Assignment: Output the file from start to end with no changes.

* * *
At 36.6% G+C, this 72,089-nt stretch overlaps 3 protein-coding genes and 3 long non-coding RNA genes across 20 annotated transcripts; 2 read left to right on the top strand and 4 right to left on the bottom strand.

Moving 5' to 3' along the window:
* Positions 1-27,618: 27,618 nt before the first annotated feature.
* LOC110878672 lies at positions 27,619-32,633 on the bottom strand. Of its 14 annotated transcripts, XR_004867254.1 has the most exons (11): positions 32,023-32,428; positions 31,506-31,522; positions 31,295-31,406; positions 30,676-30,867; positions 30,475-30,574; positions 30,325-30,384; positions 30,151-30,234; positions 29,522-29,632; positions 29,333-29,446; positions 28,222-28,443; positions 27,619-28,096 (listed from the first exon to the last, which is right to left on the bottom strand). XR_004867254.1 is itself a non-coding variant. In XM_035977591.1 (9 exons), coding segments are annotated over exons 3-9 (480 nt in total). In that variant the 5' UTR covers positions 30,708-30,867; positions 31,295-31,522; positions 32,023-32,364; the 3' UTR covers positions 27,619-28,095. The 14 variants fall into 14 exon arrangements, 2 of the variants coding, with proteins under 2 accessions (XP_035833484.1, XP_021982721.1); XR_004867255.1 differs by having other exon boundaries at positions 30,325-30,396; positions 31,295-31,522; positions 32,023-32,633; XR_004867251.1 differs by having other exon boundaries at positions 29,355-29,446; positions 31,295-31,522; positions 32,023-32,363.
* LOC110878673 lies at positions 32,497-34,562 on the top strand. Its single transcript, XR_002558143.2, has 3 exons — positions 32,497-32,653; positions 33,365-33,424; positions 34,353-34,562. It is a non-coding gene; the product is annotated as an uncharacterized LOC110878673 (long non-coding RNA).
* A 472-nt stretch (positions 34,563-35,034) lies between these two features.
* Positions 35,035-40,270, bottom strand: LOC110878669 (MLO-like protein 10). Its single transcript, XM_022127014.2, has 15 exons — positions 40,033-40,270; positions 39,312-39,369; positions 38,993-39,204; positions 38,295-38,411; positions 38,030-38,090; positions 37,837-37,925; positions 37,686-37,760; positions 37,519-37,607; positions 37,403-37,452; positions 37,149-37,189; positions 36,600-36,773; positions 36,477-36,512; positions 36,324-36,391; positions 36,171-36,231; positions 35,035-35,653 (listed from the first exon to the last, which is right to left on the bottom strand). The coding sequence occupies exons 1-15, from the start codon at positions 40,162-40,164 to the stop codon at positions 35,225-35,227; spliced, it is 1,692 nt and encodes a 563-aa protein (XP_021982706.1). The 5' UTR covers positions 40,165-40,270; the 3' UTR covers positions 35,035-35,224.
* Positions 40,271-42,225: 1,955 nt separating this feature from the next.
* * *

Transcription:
At 36.6% G+C, this 72,089-nt stretch overlaps 3 protein-coding genes and 3 long non-coding RNA genes across 20 annotated transcripts; 2 read left to right on the top strand and 4 right to left on the bottom strand.

Moving 5' to 3' along the window:
* Positions 1-27,618: 27,618 nt before the first annotated feature.
* LOC110878672 lies at positions 27,619-32,633 on the bottom strand. Of its 14 annotated transcripts, XR_004867254.1 has the most exons (11): positions 32,023-32,428; positions 31,506-31,522; positions 31,295-31,406; positions 30,676-30,867; positions 30,475-30,574; positions 30,325-30,384; positions 30,151-30,234; positions 29,522-29,632; positions 29,333-29,446; positions 28,222-28,443; positions 27,619-28,096 (listed from the first exon to the last, which is right to left on the bottom strand). XR_004867254.1 is itself a non-coding variant. In XM_035977591.1 (9 exons), coding segments are annotated over exons 3-9 (480 nt in total). In that variant the 5' UTR covers positions 30,708-30,867; positions 31,295-31,522; positions 32,023-32,364; the 3' UTR covers positions 27,619-28,095. The 14 variants fall into 14 exon arrangements, 2 of the variants coding, with proteins under 2 accessions (XP_035833484.1, XP_021982721.1); XR_004867255.1 differs by having other exon boundaries at positions 30,325-30,396; positions 31,295-31,522; positions 32,023-32,633; XR_004867251.1 differs by having other exon boundaries at positions 29,355-29,446; positions 31,295-31,522; positions 32,023-32,363.
* LOC110878673 lies at positions 32,497-34,562 on the top strand. Its single transcript, XR_002558143.2, has 3 exons — positions 32,497-32,653; positions 33,365-33,424; positions 34,353-34,562. It is a non-coding gene; the product is annotated as an uncharacterized LOC110878673 (long non-coding RNA).
* A 472-nt stretch (positions 34,563-35,034) lies between these two features.
* Positions 35,035-40,270, bottom strand: LOC110878669 (MLO-like protein 10). Its single transcript, XM_022127014.2, has 15 exons — positions 40,033-40,270; positions 39,312-39,369; positions 38,993-39,204; positions 38,295-38,411; positions 38,030-38,090; positions 37,837-37,925; positions 37,686-37,760; positions 37,519-37,607; positions 37,403-37,452; positions 37,149-37,189; positions 36,600-36,773; positions 36,477-36,512; positions 36,324-36,391; positions 36,171-36,231; positions 35,035-35,653 (listed from the first exon to the last, which is right to left on the bottom strand). The coding sequence occupies exons 1-15, from the start codon at positions 40,162-40,164 to the stop codon at positions 35,225-35,227; spliced, it is 1,692 nt and encodes a 563-aa protein (XP_021982706.1). The 5' UTR covers positions 40,165-40,270; the 3' UTR covers positions 35,035-35,224.
* Positions 40,271-42,225: 1,955 nt separating this feature from the next.